Canadians warm to Conservatives, but wary: poll

Thu Jan 13, 2011 8:26pm EST
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VANCOUVER (Reuters) - Canadian voters are feeling better about how the Conservative government is doing, but an election now would be unlikely to produce major changes in Parliament, according to a poll released on Thursday.

The Conservatives have the support of 34.5 percent of voters, ahead of the main opposition Liberals with 27.3 percent and left-leaning New Democrats with 14.8 percent, said the Ekos survey for the Canadian Broadcasting Corp.

The results show Prime Minister Stephen Harper's Conservatives in a more comfortable position than at the start of last year when they were in a statistical tie with the Liberals, Ekos said.

The Conservatives have a minority government that requires the support of either the Liberals, New Democrats or separatist Bloc Quebecois to pass major legislation such as the budget.

Despite recent favorable polls, Harper says he does not plan to force an election in the near future to gain a majority government, and the Ekos survey indicates the Conservatives would have trouble doing that.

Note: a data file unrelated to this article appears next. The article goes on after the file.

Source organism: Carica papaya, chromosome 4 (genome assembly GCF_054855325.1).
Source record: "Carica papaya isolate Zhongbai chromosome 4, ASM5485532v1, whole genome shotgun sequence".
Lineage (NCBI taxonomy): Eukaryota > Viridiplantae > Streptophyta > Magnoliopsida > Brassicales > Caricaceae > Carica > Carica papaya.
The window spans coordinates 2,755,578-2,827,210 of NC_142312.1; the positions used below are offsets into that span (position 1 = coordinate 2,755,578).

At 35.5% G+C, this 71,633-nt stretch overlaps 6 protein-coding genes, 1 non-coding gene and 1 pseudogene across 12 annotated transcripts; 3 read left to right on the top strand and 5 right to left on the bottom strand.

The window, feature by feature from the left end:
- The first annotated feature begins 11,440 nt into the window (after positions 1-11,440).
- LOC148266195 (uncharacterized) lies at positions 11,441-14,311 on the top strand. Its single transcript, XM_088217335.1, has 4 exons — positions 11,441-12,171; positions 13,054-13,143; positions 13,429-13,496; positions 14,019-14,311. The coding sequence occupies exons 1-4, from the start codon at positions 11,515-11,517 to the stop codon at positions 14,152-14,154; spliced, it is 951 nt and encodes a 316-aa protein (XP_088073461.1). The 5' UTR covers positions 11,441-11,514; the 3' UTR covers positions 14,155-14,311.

Ekos said while 40 percent of voters would prefer a Conservative-run government, 39 percent would rather have a government run by a coalition of the Liberals and New Democrats.

"All in all, this is a good poll for Stephen Harper's Conservatives, but with enough ambiguity and latent threat to explain why Conservative supporters are clearly leaning to playing out the mandate rather than risk the adventure of another election right now," Ekos said.

The Conservatives won a minority government in a January 2006 election and retained it an October 2008 vote but fell short of a majority amid lingering voter suspicions that Harper had a hidden extreme right-wing agenda.

The center and left-of-center vote is divided between the Liberals and New Democrats, which has helped the Conservatives keep power.

The Ekos telephone survey of 3,499 Canadians conducted between January 4 and 12 had a margin of error of 1.7 percentage points.

(Reporting by Allan Dowd; Editing by Peter Cooney)